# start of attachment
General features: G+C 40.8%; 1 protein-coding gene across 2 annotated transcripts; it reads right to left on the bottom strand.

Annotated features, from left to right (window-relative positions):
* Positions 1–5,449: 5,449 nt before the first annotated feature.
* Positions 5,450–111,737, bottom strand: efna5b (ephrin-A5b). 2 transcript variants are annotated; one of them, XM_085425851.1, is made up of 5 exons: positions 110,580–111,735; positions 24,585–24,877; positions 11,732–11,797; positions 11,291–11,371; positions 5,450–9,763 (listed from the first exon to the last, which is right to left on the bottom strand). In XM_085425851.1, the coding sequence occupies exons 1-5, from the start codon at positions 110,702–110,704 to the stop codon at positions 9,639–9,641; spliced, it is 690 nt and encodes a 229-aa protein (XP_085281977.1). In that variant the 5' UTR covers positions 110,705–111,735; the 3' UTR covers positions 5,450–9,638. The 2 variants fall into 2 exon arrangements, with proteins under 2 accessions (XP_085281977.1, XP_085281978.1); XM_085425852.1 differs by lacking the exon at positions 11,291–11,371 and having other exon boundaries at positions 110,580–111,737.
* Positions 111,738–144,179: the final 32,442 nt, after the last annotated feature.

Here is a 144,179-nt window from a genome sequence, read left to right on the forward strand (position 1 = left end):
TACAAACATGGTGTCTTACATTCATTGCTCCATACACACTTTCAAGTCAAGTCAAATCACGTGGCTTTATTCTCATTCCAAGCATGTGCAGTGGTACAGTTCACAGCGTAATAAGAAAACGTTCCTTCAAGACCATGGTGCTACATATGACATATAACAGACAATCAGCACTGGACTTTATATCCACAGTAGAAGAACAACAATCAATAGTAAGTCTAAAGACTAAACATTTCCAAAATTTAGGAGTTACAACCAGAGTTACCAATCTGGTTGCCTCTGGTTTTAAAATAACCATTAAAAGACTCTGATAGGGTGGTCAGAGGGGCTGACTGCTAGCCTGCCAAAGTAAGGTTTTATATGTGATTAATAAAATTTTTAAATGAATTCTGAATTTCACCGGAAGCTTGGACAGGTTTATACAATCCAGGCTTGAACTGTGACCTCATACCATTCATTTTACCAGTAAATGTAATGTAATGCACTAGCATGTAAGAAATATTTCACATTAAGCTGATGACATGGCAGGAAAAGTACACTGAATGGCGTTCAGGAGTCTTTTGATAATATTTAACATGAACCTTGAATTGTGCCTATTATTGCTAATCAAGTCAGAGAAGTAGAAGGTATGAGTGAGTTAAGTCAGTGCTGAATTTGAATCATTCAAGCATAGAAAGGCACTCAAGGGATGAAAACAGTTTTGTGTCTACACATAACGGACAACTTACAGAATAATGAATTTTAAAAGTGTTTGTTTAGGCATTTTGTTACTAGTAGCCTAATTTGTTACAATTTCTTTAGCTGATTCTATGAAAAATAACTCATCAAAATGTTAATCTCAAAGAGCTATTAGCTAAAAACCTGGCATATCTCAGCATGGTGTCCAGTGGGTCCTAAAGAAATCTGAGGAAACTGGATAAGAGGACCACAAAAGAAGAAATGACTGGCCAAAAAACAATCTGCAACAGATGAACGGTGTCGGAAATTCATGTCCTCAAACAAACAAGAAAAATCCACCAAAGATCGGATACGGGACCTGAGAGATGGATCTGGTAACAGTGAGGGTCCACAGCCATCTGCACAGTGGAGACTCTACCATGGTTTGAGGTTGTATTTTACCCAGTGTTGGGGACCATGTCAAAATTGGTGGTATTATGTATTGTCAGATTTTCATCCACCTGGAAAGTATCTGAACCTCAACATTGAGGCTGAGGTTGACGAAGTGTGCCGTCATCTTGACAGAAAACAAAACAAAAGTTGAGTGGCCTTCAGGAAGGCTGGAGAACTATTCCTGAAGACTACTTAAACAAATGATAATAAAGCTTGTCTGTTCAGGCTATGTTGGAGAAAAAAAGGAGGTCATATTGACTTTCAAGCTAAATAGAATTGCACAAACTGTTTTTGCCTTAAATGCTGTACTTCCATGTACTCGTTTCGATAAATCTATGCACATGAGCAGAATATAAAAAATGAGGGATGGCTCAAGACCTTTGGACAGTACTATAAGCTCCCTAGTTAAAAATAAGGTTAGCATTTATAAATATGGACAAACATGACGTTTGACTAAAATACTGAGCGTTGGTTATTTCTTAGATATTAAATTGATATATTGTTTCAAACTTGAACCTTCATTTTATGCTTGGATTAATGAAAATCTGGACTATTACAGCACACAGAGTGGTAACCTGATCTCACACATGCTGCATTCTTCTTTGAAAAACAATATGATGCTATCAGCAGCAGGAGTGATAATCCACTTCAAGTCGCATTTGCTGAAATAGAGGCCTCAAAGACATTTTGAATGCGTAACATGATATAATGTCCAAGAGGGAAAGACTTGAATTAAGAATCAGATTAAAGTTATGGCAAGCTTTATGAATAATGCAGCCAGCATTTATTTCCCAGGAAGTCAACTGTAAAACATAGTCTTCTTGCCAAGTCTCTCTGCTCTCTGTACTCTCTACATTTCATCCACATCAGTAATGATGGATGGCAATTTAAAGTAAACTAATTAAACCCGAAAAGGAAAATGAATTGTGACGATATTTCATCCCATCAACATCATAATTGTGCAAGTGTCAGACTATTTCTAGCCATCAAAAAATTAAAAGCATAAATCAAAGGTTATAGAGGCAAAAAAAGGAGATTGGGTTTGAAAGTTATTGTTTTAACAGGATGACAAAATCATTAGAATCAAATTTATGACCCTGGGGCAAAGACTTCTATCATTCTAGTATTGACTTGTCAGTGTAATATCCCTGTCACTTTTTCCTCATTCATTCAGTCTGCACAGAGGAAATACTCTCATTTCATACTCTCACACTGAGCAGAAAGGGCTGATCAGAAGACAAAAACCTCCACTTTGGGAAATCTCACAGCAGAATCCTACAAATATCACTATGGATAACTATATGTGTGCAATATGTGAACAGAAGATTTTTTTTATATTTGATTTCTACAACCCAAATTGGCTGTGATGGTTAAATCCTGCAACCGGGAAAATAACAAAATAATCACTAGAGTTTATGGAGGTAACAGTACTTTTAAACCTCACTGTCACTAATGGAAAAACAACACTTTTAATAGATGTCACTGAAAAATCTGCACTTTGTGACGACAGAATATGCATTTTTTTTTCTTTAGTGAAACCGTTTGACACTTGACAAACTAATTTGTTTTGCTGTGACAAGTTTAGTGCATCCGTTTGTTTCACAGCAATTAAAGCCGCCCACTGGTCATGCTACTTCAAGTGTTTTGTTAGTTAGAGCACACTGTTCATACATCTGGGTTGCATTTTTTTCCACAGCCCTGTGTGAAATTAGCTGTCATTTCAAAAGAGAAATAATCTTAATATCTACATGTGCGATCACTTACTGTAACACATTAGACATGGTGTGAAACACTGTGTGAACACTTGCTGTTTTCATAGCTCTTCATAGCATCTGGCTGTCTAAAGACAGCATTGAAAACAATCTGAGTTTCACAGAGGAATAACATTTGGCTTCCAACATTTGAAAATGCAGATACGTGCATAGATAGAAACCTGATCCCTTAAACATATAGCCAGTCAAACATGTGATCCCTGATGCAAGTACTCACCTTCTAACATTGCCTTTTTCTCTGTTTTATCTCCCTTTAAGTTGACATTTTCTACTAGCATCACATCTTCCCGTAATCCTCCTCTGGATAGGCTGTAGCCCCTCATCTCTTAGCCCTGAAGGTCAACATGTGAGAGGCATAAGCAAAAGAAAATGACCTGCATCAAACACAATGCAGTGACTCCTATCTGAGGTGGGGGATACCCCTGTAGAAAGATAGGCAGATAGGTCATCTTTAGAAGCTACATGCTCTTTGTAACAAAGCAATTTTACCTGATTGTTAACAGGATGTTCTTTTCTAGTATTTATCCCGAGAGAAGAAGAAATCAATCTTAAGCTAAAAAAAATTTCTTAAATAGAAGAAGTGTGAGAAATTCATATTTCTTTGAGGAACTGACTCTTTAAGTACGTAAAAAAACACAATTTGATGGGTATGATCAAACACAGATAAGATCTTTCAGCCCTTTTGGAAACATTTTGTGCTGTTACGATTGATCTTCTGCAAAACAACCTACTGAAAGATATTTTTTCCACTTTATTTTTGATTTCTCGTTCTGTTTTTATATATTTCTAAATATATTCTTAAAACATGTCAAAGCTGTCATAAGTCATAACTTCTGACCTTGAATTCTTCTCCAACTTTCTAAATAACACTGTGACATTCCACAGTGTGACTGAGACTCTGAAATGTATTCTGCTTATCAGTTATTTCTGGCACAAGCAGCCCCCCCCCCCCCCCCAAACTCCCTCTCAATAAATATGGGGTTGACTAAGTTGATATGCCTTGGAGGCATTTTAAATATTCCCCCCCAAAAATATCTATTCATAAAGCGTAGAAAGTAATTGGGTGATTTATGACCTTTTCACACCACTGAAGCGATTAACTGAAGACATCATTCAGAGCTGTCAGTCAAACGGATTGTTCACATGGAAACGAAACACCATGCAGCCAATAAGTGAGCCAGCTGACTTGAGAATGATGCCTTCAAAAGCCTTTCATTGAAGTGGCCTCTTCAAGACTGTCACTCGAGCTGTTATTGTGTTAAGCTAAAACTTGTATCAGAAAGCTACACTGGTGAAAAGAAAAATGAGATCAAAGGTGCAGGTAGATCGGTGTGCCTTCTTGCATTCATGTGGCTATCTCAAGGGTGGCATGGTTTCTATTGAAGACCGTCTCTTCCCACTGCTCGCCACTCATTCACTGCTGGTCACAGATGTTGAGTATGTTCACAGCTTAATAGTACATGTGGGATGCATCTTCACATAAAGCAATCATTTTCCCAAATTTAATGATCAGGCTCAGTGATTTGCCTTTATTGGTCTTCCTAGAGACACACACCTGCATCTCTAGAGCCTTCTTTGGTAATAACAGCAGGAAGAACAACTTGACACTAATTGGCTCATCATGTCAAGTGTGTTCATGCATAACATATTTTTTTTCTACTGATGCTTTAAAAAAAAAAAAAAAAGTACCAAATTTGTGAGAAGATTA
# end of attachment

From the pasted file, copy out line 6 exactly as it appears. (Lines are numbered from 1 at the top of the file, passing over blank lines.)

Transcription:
Here is a 144,179-nt window from a genome sequence, read left to right on the forward strand (position 1 = left end):